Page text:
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How users shape a comfortable indoor climate : a socio-technical analysis of visions in research and daily practice at home : a case study based exploration on complexes underlying differences between calculated and actual energy consumption in housing

Visser, H. (2015) How users shape a comfortable indoor climate : a socio-technical analysis of visions in research and daily practice at home : a case study based exploration on complexes underlying differences between calculated and actual energy consumption in housing.

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Abstract:Indoor climate technologies are studied by TNO’s research group ‘Energy and Comfort Systems’. The researchers investigate the technical aspects of the dual purpose of the systems: save energy and improve comfort. Problematic is that these systems should reduce energy at home; however calculated energy use in research setting differs from actual energy consumption in housing. Within ECS grows awareness that users and their behavior play an important role in saving energy at home. Yet, social and technical considerations of energy savings are studied separately within TNO institute. An exploratory study into users’ behavior at home with a socio-technical perspective toward the problem was desirable. The following research question is addressed in this thesis: What underlying dynamics can be identified behind the differences between calculated energy use in research and actual energy consumption in housing by comparing (a) how users shape a comfortable indoor climate at home and (b) how researchers anticipate users, their behavior and comfort in research on indoor climate systems? This thesis follows Elisabeth Shove’s perspective, if energy efficiency is the focus, and the goal to stimulate energy saving use behavior of indoor climate systems, what matters is the meaning and realization of comfort that climatic systems provide. These are studied empirically from an STS point of view. The theoretical framework builds upon actor-network, scripting and appropriation theory and is extended with the concepts ‘design logic’ and ‘use logics’ of Jaap Jelsma and ‘everyday practices’ of Elisabeth Shove. These concepts help to place the meaning, realization and underlying reasons of a comfortable indoor climate at the center, and understand indoor climatic technologies, people and the further socio-material environment as part of the practice that they make possible. This framework has been used to analyze the research setting and six case studies of users at home. Within the research setting were user representations, constructions of comfort and design logics behind the research process identified. The cases demonstrated a variety of users’ meanings and realizations of a comfort in relation to the indoor climate, which were analyzed for common dimensions. It was difficult to explain the indoor climate practice only from the logics of the users; also ‘household logics’ and the material home environment were recognized as influencing climatic behavior. The findings were compared to deduce clues for deviation of actual from calculated energy consumption. The main underlying dynamic is the mismatch that researchers understand the shaping of comfortable indoor climate as a technical achievement of technology, but at home this turns out to be a socio-technical achievement. This and further conclusion are translated into recommendations for ECS research.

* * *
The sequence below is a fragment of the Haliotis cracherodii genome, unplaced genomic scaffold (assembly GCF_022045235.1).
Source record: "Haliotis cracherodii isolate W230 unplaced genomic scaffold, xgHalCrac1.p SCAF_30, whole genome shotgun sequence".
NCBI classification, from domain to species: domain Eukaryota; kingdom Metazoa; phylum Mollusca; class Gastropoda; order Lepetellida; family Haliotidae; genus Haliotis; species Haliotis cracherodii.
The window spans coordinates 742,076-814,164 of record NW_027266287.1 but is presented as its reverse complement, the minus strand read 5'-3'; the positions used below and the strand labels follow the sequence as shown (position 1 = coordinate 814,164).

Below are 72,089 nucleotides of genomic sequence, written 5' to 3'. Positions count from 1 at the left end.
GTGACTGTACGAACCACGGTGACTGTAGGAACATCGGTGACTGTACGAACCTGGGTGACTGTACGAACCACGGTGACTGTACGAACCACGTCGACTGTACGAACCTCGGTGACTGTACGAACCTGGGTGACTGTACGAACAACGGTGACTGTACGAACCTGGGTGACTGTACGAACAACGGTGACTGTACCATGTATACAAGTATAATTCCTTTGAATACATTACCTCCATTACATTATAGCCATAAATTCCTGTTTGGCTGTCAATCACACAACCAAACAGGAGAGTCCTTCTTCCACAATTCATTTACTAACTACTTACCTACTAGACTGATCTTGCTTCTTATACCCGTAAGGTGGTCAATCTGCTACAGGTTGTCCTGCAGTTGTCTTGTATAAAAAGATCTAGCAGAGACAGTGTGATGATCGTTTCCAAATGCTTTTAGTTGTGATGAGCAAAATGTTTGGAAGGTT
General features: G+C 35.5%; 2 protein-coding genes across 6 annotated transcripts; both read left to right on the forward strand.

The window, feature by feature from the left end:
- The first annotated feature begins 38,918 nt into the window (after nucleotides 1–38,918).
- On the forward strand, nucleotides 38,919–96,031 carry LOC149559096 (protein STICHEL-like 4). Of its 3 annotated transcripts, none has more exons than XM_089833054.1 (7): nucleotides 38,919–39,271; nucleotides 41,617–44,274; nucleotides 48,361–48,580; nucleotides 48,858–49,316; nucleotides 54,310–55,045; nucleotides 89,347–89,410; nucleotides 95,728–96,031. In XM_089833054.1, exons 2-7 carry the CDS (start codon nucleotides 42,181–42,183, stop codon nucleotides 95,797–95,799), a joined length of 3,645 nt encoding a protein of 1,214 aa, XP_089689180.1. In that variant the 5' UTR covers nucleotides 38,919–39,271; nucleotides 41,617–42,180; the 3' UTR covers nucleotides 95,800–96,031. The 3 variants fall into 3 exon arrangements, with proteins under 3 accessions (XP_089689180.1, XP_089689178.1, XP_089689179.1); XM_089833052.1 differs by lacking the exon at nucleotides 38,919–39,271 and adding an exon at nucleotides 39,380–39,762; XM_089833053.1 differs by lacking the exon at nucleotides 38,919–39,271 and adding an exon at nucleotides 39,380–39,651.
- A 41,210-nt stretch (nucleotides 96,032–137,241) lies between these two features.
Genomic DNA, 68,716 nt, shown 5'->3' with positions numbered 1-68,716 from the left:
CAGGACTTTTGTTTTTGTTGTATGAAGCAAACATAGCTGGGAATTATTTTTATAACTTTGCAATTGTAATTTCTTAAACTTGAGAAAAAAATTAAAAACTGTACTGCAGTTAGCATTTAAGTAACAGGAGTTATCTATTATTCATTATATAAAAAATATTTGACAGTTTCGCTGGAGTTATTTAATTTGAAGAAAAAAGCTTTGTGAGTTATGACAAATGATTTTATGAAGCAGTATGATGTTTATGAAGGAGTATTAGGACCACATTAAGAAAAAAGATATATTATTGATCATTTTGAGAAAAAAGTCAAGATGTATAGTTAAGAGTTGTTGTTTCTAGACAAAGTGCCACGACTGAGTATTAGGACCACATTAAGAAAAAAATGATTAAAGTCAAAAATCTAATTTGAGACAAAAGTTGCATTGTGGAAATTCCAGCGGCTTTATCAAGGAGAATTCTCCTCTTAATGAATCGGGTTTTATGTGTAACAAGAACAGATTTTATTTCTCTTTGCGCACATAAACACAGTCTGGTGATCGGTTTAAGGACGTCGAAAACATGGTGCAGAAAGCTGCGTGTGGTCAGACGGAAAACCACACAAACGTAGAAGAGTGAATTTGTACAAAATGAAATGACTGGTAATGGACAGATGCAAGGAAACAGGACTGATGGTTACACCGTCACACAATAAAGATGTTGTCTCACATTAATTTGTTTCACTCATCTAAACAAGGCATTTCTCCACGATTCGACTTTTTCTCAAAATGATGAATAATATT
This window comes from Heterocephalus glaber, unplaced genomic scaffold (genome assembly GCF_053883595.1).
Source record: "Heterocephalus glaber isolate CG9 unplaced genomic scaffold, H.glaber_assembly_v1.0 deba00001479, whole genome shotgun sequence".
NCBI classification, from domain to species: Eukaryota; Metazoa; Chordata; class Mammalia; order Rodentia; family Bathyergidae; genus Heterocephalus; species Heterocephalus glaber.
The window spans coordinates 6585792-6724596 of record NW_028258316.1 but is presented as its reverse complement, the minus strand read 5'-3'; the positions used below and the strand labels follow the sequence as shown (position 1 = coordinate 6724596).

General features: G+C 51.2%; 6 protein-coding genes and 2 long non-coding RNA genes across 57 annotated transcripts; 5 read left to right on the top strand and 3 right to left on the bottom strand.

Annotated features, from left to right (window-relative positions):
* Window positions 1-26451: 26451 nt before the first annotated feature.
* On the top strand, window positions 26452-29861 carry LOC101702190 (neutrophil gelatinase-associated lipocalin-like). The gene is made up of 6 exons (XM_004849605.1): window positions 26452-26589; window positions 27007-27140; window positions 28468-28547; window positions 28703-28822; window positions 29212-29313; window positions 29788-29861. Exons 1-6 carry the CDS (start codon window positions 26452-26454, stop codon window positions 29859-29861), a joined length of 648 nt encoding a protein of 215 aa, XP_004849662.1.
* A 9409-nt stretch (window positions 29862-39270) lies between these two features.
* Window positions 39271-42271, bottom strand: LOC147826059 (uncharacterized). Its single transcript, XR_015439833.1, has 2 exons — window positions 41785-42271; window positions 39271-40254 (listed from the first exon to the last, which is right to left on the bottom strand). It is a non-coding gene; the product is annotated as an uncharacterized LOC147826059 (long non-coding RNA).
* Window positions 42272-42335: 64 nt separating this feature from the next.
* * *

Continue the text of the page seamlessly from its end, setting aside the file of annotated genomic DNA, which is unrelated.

Item Type:Essay (Master)
Faculty:BMS: Behavioural, Management and Social Sciences
Subject:08 philosophy
Programme:Philosophy of Science, Technology and Society MSc (60024)
Link to this item:http://purl.utwente.nl/essays/69603
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